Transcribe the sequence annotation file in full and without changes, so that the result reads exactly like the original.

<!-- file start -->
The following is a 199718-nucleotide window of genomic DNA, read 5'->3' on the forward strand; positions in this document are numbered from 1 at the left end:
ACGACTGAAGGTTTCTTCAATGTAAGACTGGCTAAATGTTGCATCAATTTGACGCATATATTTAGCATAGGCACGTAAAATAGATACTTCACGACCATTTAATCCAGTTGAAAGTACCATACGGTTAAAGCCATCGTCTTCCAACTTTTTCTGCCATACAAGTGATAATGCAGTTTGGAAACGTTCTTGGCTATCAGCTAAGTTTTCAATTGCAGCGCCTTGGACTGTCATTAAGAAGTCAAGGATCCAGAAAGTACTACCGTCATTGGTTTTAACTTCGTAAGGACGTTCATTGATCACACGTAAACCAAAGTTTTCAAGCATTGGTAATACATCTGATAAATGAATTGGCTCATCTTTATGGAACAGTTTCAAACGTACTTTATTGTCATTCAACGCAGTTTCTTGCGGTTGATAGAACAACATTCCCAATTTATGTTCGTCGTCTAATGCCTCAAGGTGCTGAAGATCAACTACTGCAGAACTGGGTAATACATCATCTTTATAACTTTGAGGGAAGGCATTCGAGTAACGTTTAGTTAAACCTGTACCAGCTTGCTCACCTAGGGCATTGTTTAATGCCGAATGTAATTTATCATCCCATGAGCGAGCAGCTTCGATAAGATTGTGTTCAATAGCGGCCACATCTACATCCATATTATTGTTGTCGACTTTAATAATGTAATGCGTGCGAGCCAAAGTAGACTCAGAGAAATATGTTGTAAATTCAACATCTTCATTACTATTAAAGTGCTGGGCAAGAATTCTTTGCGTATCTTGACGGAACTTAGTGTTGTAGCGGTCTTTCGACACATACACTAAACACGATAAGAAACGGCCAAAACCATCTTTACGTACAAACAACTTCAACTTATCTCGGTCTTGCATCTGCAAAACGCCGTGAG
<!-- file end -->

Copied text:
The following is a 199718-nucleotide window of genomic DNA, read 5'->3' on the forward strand; positions in this document are numbered from 1 at the left end:
ACGACTGAAGGTTTCTTCAATGTAAGACTGGCTAAATGTTGCATCAATTTGACGCATATATTTAGCATAGGCACGTAAAATAGATACTTCACGACCATTTAATCCAGTTGAAAGTACCATACGGTTAAAGCCATCGTCTTCCAACTTTTTCTGCCATACAAGTGATAATGCAGTTTGGAAACGTTCTTGGCTATCAGCTAAGTTTTCAATTGCAGCGCCTTGGACTGTCATTAAGAAGTCAAGGATCCAGAAAGTACTACCGTCATTGGTTTTAACTTCGTAAGGACGTTCATTGATCACACGTAAACCAAAGTTTTCAAGCATTGGTAATACATCTGATAAATGAATTGGCTCATCTTTATGGAACAGTTTCAAACGTACTTTATTGTCATTCAACGCAGTTTCTTGCGGTTGATAGAACAACATTCCCAATTTATGTTCGTCGTCTAATGCCTCAAGGTGCTGAAGATCAACTACTGCAGAACTGGGTAATACATCATCTTTATAACTTTGAGGGAAGGCATTCGAGTAACGTTTAGTTAAACCTGTACCAGCTTGCTCACCTAGGGCATTGTTTAATGCCGAATGTAATTTATCATCCCATGAGCGAGCAGCTTCGATAAGATTGTGTTCAATAGCGGCCACATCTACATCCATATTATTGTTGTCGACTTTAATAATGTAATGCGTGCGAGCCAAAGTAGACTCAGAGAAATATGTTGTAAATTCAACATCTTCATTACTATTAAAGTGCTGGGCAAGAATTCTTTGCGTATCTTGACGGAACTTAGTGTTGTAGCGGTCTTTCGACACATACACTAAACACGATAAGAAACGGCCAAAACCATCTTTACGTACAAACAACTTCAACTTATCTCGGTCTTGCATCTGCAAAACGCCGTGAG